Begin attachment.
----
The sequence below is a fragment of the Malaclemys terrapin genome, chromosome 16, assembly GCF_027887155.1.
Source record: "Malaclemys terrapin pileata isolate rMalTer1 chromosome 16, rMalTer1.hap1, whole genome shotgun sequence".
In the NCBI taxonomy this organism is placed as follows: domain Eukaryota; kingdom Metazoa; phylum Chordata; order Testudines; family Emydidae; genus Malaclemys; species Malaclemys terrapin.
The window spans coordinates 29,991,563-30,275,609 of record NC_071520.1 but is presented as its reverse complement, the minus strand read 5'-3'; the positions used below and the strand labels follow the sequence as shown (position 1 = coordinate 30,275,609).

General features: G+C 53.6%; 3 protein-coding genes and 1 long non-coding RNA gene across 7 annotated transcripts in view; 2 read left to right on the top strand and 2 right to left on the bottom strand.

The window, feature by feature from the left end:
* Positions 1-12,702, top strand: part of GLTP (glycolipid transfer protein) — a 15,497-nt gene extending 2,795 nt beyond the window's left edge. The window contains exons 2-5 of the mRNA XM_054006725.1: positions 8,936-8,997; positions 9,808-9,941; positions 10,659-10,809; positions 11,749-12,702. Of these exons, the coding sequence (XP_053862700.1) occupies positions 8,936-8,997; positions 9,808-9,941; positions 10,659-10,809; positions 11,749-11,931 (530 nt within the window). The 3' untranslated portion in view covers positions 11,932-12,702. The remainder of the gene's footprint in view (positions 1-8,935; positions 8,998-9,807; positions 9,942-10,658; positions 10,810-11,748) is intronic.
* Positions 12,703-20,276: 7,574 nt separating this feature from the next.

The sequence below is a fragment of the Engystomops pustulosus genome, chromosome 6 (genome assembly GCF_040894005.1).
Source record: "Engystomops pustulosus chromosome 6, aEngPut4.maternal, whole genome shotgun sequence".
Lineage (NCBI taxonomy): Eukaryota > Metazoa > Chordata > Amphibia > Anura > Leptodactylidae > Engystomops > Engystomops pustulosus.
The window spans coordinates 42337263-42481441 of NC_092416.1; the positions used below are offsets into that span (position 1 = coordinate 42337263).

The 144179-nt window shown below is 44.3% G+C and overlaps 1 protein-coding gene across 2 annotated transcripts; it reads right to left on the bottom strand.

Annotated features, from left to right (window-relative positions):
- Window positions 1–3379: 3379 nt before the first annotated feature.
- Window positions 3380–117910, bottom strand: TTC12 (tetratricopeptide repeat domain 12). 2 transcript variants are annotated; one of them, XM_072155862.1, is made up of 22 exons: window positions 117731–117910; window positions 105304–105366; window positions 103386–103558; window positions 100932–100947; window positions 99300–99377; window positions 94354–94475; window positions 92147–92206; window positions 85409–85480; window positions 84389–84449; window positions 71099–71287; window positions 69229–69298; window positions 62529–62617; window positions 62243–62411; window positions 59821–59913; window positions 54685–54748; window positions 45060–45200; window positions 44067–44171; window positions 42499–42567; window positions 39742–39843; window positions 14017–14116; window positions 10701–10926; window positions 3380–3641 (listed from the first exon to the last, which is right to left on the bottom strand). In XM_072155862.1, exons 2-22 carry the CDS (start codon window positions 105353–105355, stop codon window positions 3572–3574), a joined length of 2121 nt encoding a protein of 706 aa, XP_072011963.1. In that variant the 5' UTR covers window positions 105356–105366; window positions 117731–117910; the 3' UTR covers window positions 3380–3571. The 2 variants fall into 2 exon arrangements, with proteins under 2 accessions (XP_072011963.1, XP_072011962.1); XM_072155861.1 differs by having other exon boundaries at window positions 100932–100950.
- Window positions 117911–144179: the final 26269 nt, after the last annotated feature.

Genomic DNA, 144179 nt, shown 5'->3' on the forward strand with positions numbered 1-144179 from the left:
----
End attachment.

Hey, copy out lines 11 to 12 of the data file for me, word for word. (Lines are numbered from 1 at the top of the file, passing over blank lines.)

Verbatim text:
Lineage (NCBI taxonomy): Eukaryota > Metazoa > Chordata > Amphibia > Anura > Leptodactylidae > Engystomops > Engystomops pustulosus.
The window spans coordinates 42337263-42481441 of NC_092416.1; the positions used below are offsets into that span (position 1 = coordinate 42337263).